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Calculus problem

  1. Nov 6, 2008 #1
    1. The problem statement, all variables and given/known data
    show f(x)=x^3-3x^2+2x is not one to one on (-infinity,+infinity)


    2. Relevant equations

    finding the largest value of k such as f is one to one on interval (-k,k)
    3. The attempt at a solution
    i can get f`(x)=3x^2-6x+2 but it is positive so f(x) should be one-to-one
    how to prove it
     
  2. jcsd
  3. Nov 6, 2008 #2

    Dick

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    f(x)=3x^2-6x+2 isn't positive. f(1)=-1.
     
    Last edited by a moderator: Nov 7, 2008
  4. Nov 7, 2008 #3

    HallsofIvy

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    I just automatically looked at the discrimant for 3x2- 6x+ 2:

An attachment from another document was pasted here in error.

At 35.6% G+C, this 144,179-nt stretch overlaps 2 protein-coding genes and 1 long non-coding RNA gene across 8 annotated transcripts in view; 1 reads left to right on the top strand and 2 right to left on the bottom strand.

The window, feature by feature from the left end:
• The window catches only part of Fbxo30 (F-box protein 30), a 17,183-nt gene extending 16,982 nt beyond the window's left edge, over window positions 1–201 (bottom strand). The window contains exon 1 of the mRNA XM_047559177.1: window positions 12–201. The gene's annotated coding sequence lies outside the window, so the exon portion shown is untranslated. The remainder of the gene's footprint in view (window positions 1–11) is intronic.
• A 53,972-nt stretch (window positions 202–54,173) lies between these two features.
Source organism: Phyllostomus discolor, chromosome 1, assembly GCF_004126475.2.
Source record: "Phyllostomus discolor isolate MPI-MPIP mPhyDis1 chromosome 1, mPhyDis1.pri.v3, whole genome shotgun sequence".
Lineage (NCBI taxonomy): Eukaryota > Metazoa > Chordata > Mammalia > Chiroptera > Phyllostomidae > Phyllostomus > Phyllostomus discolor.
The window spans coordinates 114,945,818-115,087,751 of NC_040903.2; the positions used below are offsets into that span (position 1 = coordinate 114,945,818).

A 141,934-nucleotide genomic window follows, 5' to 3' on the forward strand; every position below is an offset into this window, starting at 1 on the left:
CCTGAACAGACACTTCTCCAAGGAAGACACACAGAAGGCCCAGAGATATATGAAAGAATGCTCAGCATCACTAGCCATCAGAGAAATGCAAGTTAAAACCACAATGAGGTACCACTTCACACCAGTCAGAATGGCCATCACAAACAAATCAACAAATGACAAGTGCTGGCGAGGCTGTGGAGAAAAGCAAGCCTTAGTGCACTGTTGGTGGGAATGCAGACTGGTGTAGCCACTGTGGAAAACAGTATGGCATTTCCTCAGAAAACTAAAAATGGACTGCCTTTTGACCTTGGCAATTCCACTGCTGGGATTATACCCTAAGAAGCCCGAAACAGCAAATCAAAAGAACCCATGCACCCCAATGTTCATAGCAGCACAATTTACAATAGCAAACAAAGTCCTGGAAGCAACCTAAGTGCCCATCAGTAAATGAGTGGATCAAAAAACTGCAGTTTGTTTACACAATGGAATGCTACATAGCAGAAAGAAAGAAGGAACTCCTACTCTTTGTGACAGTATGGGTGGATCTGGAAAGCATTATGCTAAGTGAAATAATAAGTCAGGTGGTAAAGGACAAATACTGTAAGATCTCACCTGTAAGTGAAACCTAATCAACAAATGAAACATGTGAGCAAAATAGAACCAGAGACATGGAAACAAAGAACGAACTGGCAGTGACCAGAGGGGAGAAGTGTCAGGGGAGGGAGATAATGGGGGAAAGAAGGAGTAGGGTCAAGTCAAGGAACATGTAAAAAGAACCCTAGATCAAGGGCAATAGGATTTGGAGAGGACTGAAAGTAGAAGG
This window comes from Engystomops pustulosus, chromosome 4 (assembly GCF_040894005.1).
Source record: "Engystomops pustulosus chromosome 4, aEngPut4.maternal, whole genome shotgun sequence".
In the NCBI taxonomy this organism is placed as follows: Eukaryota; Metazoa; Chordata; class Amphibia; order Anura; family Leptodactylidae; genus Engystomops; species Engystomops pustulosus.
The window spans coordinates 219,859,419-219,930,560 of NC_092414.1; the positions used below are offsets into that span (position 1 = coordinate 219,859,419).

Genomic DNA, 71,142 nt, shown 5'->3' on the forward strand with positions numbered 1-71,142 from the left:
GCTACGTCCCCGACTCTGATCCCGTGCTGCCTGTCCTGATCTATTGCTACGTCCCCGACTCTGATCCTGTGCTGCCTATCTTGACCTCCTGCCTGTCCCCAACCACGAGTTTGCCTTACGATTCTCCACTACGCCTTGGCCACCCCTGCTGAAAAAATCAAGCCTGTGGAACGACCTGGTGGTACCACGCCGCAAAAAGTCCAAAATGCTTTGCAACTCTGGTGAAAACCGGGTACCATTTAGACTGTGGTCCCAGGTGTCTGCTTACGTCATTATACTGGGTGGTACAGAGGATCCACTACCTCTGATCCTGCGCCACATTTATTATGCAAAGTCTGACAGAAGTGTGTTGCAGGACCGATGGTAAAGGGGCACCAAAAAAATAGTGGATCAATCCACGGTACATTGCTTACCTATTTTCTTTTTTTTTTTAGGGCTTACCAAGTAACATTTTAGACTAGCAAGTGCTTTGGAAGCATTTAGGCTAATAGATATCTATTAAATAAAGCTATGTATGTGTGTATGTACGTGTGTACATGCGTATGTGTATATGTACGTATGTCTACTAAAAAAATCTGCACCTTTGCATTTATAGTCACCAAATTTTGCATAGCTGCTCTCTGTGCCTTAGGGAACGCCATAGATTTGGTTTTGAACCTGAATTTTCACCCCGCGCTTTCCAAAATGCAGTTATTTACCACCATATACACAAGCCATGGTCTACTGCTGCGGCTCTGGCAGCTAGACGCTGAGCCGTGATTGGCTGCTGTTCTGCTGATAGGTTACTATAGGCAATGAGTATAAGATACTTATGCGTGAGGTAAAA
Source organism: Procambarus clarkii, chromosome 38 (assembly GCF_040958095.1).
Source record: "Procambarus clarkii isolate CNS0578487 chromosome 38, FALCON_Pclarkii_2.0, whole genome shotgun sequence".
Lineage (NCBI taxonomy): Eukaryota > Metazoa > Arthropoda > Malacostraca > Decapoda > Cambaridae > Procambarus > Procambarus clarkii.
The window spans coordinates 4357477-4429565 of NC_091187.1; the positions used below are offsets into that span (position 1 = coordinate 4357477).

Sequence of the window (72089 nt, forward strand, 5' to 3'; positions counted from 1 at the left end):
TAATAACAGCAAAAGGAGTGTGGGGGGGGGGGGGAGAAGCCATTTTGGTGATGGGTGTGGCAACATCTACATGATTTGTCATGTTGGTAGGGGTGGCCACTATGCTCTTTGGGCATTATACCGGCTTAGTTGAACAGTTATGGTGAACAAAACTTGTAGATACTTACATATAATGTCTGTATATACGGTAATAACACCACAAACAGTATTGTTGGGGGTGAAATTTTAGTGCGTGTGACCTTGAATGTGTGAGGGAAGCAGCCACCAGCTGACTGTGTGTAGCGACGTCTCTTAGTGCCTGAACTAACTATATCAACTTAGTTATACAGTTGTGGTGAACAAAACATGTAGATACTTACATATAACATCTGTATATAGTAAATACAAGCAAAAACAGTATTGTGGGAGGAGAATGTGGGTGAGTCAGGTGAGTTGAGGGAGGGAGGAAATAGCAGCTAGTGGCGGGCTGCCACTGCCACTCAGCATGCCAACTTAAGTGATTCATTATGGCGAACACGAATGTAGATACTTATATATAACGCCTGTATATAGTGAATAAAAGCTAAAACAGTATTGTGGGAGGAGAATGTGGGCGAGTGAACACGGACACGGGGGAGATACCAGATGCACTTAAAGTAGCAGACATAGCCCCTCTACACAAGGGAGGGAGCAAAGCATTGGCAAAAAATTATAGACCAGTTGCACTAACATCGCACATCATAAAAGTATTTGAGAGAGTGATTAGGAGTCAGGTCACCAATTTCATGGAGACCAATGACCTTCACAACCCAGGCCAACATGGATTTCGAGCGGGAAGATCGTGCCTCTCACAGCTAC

[tex]\sqrt{6^2- 4(3)(2)}= \sqrt{36- 24}= \sqrt{12}[/tex]
    Since that is a real number, the 3x2- 6x+2 changes sign, and the original function changes "direction", at two places.
     
  5. Nov 7, 2008 #4
    thanks but how can i do this
    largest value of k such as f is one to one on interval (-k,k)
     
  6. Nov 7, 2008 #5

    HallsofIvy

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    A function f(x) is one-to-one as long as its derivative does not change sign- and a continuous derivative, such as the derivative of any polynomial, can change sign only where the derivative is 0.

    Solve 3x2- 6x+ 2= 0, say by using the quadratic formula. Those 2 values will give 3 intervals on which the function is one to one. One of them contains the an interval of the form (-k, k).
     
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